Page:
Colour photograph of two actors, each emerging from a 44 gallon drum looking disheveled. A third character sits in an armchair in the background. The set is gloomy.

Photo: Jeff Busby. Endgame, MTC, 2015

Black and white photograph of two actors, each emerging from a 44 gallon drum looking disheveled. A third character sits in a wheeled chair in the background. The set is gloomy.

Photo: Jeff Busby. Endgame, Anthill, 1991

Colour photograph of two actors, each emerging from a 44 gallon drum looking disheveled. A third character sits in an armchair in the background. The set is gloomy.

Photo: Jeff Busby. Endgame, MTC, 2015

“Black and whites take a lot of heat out, they take a lot of information out, but they bring something else in.”

“With black and white you automatically take that first step that says, ‘I’m through the looking glass here’, this is not real.”

Perhaps the biggest shift in the expectations of the performance photographer in recent years has been the greater demand for colour over black and white photography.

Productions of Samuel Beckett’s Endgame are constrained by Beckett’s detailed instructions for how to stage them, which makes the difference between the black and white and colour eras clear. Not all photographers believe this is a change for the better.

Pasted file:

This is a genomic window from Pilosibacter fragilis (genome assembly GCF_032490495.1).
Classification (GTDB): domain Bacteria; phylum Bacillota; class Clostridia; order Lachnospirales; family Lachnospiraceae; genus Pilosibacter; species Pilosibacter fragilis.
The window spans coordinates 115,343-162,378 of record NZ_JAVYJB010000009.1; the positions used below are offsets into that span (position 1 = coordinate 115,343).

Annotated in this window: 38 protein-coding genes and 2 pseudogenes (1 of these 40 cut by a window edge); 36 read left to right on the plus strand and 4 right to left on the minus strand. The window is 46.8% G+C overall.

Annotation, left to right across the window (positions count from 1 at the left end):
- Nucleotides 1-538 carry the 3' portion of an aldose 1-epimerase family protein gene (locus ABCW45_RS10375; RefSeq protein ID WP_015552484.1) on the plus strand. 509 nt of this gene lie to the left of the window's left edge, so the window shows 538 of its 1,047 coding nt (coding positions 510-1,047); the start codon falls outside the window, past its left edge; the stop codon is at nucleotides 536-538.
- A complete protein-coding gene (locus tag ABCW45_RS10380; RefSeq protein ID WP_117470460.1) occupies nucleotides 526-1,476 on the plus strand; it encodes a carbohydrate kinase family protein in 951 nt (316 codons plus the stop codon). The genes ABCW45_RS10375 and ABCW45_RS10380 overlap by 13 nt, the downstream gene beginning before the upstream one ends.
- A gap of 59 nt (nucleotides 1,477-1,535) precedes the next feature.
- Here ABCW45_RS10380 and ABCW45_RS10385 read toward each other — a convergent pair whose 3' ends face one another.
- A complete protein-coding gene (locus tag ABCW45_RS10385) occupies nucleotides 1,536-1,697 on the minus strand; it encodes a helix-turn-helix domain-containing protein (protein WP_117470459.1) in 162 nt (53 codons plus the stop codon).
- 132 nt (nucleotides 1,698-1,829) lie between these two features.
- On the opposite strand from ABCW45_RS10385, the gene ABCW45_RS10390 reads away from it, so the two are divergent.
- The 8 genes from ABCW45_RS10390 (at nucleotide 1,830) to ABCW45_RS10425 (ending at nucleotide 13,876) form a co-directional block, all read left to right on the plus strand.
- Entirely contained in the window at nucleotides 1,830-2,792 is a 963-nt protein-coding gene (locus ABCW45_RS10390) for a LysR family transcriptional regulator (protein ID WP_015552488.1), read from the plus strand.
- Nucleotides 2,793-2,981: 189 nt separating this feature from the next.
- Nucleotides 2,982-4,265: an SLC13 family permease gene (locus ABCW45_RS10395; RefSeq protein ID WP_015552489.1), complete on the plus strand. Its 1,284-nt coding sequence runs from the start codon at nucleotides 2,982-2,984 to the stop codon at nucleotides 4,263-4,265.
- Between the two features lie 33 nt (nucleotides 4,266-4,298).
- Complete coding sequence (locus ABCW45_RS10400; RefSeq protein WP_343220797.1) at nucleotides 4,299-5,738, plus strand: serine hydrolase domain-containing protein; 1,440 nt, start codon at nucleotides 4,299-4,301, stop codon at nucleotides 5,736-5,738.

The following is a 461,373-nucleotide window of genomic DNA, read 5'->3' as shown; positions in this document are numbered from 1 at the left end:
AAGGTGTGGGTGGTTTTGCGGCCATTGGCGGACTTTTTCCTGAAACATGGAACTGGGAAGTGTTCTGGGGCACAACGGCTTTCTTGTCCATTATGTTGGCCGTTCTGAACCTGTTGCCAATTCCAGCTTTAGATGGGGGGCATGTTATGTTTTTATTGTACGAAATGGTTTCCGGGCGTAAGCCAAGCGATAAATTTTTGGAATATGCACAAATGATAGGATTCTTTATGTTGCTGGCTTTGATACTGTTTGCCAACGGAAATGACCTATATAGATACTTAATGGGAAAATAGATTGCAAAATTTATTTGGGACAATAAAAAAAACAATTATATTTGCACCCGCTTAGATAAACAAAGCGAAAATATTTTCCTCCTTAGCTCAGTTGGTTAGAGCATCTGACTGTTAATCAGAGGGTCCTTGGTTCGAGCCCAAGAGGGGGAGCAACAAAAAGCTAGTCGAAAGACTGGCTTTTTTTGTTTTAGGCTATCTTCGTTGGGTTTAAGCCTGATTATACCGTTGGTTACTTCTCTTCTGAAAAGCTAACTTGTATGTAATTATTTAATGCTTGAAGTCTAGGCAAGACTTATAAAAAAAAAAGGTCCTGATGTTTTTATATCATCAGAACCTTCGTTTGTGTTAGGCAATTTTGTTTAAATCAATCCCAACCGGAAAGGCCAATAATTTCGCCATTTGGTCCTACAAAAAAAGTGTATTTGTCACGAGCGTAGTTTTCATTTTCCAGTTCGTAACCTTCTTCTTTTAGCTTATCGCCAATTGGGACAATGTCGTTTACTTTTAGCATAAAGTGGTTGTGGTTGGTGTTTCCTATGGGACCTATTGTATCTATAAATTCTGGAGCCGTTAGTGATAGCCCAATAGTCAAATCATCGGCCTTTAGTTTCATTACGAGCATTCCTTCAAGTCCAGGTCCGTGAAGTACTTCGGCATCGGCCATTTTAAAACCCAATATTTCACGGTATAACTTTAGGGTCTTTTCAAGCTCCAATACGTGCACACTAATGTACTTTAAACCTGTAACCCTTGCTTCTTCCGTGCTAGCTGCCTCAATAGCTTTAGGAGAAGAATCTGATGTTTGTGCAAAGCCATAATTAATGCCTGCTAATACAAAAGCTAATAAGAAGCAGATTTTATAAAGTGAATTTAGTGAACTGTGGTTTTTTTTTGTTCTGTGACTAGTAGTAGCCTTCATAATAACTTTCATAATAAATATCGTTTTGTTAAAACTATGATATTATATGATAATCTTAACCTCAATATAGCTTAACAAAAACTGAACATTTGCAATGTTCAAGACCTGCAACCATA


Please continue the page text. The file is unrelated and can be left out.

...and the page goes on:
A stage backdrop depicts a mountain scene, with rows of soldiers holding bayonets.

Photo: Dover Street Studios. The Bondman, Theatre Royal, London, 1906

A male dancer twists on the floor while another man stands and directs a stream of smoke haze at him. Background is total darkness.

Photo: Jeff Busby. ID, Bangarra, 2011

A solitary female actor wearing middle ages style costume, stands with hands clasped at her chest, looking into the distance. A backdrop of archways shows a landscape in the distance.

Photo: Zeus Merfield. The Splendid Outcasts, Melbourne Little Theatre, 1961

Female ballet dancer leaps across the stage, her outstretched legs forming a horizontal line. She wears a princess style ballet costume.